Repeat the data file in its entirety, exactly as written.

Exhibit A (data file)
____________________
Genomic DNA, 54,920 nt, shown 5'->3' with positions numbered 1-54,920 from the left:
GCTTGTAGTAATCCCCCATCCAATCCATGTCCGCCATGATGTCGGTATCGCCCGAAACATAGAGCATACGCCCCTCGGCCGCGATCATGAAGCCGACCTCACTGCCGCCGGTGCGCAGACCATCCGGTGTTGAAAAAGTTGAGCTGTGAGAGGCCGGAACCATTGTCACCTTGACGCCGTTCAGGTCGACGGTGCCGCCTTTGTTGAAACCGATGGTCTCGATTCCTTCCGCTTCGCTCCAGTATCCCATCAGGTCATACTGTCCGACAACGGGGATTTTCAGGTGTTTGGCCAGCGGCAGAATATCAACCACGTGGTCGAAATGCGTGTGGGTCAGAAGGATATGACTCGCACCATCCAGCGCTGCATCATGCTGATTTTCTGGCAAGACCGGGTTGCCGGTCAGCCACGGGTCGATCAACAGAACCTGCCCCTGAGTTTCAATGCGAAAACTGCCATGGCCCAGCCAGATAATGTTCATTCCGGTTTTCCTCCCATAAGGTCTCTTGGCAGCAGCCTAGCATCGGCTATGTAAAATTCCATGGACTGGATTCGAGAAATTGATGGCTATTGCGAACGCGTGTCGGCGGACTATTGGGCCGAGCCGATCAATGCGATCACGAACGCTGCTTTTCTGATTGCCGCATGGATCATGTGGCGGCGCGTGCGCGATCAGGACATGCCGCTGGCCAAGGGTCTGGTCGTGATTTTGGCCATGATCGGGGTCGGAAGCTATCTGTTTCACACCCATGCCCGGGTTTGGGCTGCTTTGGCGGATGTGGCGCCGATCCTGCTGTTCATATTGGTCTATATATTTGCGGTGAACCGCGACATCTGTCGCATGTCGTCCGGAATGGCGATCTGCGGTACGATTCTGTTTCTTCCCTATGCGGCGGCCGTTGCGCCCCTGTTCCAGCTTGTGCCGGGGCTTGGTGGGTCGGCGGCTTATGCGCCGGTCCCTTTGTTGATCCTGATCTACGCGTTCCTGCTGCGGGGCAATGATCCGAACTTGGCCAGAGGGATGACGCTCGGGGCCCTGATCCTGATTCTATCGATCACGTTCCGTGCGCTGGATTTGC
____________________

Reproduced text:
Genomic DNA, 54,920 nt, shown 5'->3' with positions numbered 1-54,920 from the left:
GCTTGTAGTAATCCCCCATCCAATCCATGTCCGCCATGATGTCGGTATCGCCCGAAACATAGAGCATACGCCCCTCGGCCGCGATCATGAAGCCGACCTCACTGCCGCCGGTGCGCAGACCATCCGGTGTTGAAAAAGTTGAGCTGTGAGAGGCCGGAACCATTGTCACCTTGACGCCGTTCAGGTCGACGGTGCCGCCTTTGTTGAAACCGATGGTCTCGATTCCTTCCGCTTCGCTCCAGTATCCCATCAGGTCATACTGTCCGACAACGGGGATTTTCAGGTGTTTGGCCAGCGGCAGAATATCAACCACGTGGTCGAAATGCGTGTGGGTCAGAAGGATATGACTCGCACCATCCAGCGCTGCATCATGCTGATTTTCTGGCAAGACCGGGTTGCCGGTCAGCCACGGGTCGATCAACAGAACCTGCCCCTGAGTTTCAATGCGAAAACTGCCATGGCCCAGCCAGATAATGTTCATTCCGGTTTTCCTCCCATAAGGTCTCTTGGCAGCAGCCTAGCATCGGCTATGTAAAATTCCATGGACTGGATTCGAGAAATTGATGGCTATTGCGAACGCGTGTCGGCGGACTATTGGGCCGAGCCGATCAATGCGATCACGAACGCTGCTTTTCTGATTGCCGCATGGATCATGTGGCGGCGCGTGCGCGATCAGGACATGCCGCTGGCCAAGGGTCTGGTCGTGATTTTGGCCATGATCGGGGTCGGAAGCTATCTGTTTCACACCCATGCCCGGGTTTGGGCTGCTTTGGCGGATGTGGCGCCGATCCTGCTGTTCATATTGGTCTATATATTTGCGGTGAACCGCGACATCTGTCGCATGTCGTCCGGAATGGCGATCTGCGGTACGATTCTGTTTCTTCCCTATGCGGCGGCCGTTGCGCCCCTGTTCCAGCTTGTGCCGGGGCTTGGTGGGTCGGCGGCTTATGCGCCGGTCCCTTTGTTGATCCTGATCTACGCGTTCCTGCTGCGGGGCAATGATCCGAACTTGGCCAGAGGGATGACGCTCGGGGCCCTGATCCTGATTCTATCGATCACGTTCCGTGCGCTGGATTTGC